|Matthew Henry's Concise Commentary|
17:10-15 The Jews in Berea applied seriously to the study of the word preached unto them. They not only heard Paul preach on the sabbath, but daily searched the Scriptures, and compared what they read with the facts related to them. The doctrine of Christ does not fear inquiry; advocates for his cause desire no more than that people will fully and fairly examine whether things are so or not. Those are truly noble, and likely to be more and more so, who make the Scriptures their rule, and consult them accordingly. May all the hearers of the gospel become like those of Berea, receiving the word with readiness of mind, and searching the Scriptures daily, whether the things preached to them are so.
Verse 12. - Many... therefore for therefore many, A.V.; the Greek women of honorable estate for honorable women which were Greeks, A.V. Honorable; εὐσχημόνων, as Acts 13:50, where it is coupled with τοὺς πρώτους τῆς πόλεως (see ver. 4; comp. Mark 15:43). Meyer thinks that it is meant that the men were Greeks too; but this is uncertain. The only Beraean convert whose name we know is Sopater (Acts 20:4), or Sosipater, who is probably the same (Romans 16:21). If so, he was apparently a Jew, whose Hebrew name may have been Abishua.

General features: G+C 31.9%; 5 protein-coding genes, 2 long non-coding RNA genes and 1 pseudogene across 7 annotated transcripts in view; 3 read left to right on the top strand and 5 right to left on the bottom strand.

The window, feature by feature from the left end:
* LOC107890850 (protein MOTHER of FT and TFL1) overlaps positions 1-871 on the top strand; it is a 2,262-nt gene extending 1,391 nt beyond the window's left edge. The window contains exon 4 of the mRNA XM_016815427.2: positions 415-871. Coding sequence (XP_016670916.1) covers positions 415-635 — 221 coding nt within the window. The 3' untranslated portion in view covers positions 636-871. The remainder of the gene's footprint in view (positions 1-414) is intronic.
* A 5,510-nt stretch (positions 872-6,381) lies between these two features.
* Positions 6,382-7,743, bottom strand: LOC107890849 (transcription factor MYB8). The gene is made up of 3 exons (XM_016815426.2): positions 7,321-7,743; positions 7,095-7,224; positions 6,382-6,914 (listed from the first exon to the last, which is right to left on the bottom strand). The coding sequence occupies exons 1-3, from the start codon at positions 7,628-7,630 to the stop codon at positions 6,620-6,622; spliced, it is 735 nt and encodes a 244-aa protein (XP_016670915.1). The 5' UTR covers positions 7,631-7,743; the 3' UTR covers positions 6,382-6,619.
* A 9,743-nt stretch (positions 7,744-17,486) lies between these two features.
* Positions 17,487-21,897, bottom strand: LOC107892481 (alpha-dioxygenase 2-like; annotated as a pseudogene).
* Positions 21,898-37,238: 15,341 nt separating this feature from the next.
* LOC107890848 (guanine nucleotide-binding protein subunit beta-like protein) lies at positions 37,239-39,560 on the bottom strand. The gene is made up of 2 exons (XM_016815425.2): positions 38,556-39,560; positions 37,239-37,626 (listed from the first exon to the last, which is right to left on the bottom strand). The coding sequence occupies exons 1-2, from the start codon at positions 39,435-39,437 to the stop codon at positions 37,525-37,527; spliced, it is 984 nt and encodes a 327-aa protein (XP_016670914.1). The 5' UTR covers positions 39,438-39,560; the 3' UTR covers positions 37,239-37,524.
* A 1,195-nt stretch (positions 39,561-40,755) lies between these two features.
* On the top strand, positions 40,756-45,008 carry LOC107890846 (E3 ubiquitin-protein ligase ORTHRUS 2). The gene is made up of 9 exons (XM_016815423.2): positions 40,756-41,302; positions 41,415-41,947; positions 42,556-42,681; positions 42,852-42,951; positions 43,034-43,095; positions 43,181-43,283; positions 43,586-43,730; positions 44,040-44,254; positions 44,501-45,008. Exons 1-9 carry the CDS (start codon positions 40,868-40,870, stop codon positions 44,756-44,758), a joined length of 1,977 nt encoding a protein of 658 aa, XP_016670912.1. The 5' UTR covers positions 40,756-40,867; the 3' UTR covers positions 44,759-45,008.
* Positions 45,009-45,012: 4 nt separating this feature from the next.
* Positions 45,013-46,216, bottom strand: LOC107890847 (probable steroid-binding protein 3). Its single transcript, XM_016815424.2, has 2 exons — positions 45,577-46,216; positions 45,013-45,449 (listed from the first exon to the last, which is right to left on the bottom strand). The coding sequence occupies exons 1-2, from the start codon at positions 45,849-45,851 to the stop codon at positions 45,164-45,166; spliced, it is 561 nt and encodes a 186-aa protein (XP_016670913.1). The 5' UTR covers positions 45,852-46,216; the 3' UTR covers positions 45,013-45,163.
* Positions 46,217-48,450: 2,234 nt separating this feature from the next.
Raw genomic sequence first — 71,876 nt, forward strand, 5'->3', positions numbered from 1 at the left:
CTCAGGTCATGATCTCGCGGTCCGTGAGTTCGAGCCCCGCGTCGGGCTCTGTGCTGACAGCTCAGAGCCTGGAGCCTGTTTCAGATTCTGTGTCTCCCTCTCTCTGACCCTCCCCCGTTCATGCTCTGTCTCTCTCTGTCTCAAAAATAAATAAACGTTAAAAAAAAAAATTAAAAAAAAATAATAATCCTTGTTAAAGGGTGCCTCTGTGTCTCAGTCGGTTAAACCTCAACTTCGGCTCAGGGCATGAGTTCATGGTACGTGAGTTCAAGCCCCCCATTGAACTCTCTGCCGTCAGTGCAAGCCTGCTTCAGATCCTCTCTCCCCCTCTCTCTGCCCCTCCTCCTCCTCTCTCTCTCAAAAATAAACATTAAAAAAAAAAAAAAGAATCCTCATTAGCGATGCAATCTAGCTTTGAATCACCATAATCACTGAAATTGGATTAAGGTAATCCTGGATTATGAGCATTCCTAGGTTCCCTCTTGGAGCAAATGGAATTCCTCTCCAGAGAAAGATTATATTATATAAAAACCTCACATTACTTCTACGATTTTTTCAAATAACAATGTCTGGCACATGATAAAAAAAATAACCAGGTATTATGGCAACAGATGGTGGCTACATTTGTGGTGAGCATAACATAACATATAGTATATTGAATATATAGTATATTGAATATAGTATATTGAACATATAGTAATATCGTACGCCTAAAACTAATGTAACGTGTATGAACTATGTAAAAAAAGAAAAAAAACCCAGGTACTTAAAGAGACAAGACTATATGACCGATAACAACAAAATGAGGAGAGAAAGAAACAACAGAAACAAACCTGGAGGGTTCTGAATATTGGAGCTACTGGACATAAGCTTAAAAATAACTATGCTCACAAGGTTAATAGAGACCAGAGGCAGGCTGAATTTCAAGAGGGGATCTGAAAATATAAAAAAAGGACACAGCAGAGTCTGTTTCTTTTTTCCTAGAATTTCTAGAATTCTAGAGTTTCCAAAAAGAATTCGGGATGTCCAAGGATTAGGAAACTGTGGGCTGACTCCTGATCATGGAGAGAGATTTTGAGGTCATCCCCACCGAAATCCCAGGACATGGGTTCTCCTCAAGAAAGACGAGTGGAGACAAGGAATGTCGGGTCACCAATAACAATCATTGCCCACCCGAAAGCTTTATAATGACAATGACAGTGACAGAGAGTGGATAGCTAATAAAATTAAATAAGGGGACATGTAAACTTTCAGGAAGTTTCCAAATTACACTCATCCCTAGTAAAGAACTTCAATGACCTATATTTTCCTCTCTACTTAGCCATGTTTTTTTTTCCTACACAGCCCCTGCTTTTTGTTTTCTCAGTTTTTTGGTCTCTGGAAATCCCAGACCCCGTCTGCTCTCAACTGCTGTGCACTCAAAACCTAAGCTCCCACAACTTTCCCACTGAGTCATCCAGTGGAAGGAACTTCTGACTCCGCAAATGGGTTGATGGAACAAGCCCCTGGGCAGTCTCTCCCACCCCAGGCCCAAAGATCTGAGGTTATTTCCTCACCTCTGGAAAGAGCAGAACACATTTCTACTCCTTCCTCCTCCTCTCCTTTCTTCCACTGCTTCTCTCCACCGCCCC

Gill's Exposition of the Entire Bible
Therefore many of them believed,.... What the apostle preached, and in Jesus of Nazareth, as the true Messiah, and professed their faith in him, upon finding, through reading and searching the Scriptures, that the characters of the Messiah agreed in him, and that what the apostle delivered were entirely consonant to those writings:
also of honourable women which were Greeks, and of men not a few; besides the Jews, there were Gentiles also, both men and women; who were proselytes to the Jewish religion, and who were persons of figure and credit, especially the women, who were also converted and believed in Christ. These converts were the beginning of a Gospel church state in this place, which continued many ages after. Timon, one of the first seven deacons of the church at Jerusalem, is said to be bishop of Berea; though, according to others, Onesimus, the servant of Philemon, was the first bishop of this church: even in the fifth century mention is made of Lucas, bishop of Berea, who was present in the synods of Chalcedon and Ephesus; yea, in the ninth century, there were Christians dwelling in this place (p).
(p) Magdeburg. Hist. Eccles. cent. 5. c. 10. p. 666. cent. 9. c. 2. p. 4.
Jamieson-Fausset-Brown Bible Commentary
12. Therefore many of them believed—convinced that Jesus of Nazareth whom Paul preached was indeed the great Promise and Burden of the Old Testament. From this it is undeniable, (1) that the people, no less than the ministers of the Church, are entitled and bound to search the Scriptures; (2) that they are entitled and bound to judge, on their own responsibility, whether the teaching they receive from the ministers of the Church is according to the word of God; (3) that no faith but such as results from personal conviction ought to be demanded, or is of any avail.
of honourable women which were Greeks, and of men—which were Greeks.
not a few—"The upper classes in these European-Greek and Romanized towns were probably better educated than those of Asia Minor" [Webster and Wilkinson].
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